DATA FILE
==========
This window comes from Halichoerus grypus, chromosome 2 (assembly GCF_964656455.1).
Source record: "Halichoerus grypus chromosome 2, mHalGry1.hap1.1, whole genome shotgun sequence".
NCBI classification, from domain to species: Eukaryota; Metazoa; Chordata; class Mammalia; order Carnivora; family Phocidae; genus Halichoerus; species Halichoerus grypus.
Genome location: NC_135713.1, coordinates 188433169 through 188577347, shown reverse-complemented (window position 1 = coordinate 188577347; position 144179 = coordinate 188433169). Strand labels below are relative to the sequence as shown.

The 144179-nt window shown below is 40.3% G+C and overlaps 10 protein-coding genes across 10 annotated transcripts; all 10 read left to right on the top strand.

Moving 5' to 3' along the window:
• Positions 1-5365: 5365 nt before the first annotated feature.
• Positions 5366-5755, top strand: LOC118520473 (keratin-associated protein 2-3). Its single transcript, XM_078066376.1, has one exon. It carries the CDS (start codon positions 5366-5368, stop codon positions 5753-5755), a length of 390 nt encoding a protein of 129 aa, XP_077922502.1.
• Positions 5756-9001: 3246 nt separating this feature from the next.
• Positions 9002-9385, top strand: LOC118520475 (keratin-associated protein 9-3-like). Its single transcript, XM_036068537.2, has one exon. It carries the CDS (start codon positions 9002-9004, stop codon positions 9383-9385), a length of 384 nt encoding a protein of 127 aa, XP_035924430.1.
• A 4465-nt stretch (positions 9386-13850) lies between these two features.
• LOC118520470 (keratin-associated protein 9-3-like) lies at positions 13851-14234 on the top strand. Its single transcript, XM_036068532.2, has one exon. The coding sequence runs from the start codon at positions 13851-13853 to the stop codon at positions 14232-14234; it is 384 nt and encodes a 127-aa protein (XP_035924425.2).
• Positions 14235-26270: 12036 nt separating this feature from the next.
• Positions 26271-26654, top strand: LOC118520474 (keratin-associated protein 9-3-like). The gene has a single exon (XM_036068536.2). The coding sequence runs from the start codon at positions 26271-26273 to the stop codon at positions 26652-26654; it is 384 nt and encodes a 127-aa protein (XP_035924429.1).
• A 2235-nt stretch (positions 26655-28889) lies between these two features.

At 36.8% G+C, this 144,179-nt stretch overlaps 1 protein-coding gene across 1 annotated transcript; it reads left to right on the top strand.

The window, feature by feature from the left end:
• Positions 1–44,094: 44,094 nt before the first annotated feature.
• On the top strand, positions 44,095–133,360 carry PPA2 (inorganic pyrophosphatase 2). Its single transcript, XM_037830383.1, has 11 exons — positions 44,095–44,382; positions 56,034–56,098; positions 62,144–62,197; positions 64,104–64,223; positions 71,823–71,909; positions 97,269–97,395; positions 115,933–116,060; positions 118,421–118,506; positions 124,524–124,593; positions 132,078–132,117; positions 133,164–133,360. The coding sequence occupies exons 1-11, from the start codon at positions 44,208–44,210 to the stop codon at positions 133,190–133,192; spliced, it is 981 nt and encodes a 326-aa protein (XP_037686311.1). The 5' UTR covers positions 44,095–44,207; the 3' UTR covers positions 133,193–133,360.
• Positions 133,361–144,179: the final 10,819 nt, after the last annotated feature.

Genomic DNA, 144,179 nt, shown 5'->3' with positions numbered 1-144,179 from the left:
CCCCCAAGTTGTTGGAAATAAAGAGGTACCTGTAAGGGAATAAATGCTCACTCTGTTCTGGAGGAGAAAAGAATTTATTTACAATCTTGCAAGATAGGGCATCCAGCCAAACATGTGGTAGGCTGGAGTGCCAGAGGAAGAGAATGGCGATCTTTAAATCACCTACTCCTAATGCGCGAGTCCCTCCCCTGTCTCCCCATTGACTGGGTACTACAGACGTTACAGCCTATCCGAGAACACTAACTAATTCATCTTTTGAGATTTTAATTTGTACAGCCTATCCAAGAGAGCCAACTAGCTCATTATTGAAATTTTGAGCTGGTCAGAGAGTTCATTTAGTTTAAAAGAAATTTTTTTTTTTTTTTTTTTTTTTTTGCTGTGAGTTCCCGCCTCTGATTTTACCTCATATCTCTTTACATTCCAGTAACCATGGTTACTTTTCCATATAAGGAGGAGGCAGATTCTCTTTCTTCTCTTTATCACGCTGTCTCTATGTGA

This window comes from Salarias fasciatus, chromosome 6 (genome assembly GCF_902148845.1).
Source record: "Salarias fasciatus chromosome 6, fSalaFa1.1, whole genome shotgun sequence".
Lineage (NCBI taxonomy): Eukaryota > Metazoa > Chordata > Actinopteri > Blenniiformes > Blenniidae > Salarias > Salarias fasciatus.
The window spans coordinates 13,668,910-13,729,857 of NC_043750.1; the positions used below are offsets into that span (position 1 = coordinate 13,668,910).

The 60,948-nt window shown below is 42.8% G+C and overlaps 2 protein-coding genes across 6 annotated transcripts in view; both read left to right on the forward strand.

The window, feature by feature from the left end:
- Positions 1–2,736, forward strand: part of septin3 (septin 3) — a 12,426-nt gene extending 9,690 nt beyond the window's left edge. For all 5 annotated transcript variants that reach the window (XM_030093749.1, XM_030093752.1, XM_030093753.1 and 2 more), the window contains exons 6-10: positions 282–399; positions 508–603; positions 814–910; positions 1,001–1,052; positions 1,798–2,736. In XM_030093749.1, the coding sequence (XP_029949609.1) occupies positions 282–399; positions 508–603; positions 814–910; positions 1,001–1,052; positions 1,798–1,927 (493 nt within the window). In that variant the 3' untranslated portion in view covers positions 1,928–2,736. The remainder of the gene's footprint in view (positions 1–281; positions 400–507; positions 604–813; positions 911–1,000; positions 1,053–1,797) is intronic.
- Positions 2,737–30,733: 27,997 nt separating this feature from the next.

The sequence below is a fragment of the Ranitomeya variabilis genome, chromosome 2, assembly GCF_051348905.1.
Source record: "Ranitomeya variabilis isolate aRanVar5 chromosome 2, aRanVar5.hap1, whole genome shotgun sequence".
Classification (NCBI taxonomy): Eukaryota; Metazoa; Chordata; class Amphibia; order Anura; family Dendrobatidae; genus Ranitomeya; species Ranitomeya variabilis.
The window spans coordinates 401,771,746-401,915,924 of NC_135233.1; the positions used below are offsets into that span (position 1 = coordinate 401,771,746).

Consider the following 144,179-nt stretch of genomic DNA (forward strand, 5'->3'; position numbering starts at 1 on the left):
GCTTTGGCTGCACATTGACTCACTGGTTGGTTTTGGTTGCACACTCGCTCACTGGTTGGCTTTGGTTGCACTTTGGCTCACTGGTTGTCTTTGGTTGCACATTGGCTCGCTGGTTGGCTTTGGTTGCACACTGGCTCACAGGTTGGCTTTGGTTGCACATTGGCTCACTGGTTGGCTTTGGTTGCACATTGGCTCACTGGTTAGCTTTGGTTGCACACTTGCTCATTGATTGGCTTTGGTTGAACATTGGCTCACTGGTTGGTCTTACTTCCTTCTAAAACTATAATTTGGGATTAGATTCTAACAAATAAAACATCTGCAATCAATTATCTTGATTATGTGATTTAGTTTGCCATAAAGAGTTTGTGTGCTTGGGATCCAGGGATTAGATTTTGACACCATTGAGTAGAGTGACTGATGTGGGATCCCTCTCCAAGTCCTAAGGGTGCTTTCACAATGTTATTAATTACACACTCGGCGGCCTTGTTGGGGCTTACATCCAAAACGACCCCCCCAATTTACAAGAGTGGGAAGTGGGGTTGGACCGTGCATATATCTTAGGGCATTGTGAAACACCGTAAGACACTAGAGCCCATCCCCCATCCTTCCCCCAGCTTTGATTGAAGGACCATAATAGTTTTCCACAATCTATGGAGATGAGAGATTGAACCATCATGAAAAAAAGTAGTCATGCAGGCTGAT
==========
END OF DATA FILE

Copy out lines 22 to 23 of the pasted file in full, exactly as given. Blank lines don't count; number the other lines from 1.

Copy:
CCCCCAAGTTGTTGGAAATAAAGAGGTACCTGTAAGGGAATAAATGCTCACTCTGTTCTGGAGGAGAAAAGAATTTATTTACAATCTTGCAAGATAGGGCATCCAGCCAAACATGTGGTAGGCTGGAGTGCCAGAGGAAGAGAATGGCGATCTTTAAATCACCTACTCCTAATGCGCGAGTCCCTCCCCTGTCTCCCCATTGACTGGGTACTACAGACGTTACAGCCTATCCGAGAACACTAACTAATTCATCTTTTGAGATTTTAATTTGTACAGCCTATCCAAGAGAGCCAACTAGCTCATTATTGAAATTTTGAGCTGGTCAGAGAGTTCATTTAGTTTAAAAGAAATTTTTTTTTTTTTTTTTTTTTTTTTGCTGTGAGTTCCCGCCTCTGATTTTACCTCATATCTCTTTACATTCCAGTAACCATGGTTACTTTTCCATATAAGGAGGAGGCAGATTCTCTTTCTTCTCTTTATCACGCTGTCTCTATGTGA

This window comes from Salarias fasciatus, chromosome 6 (genome assembly GCF_902148845.1).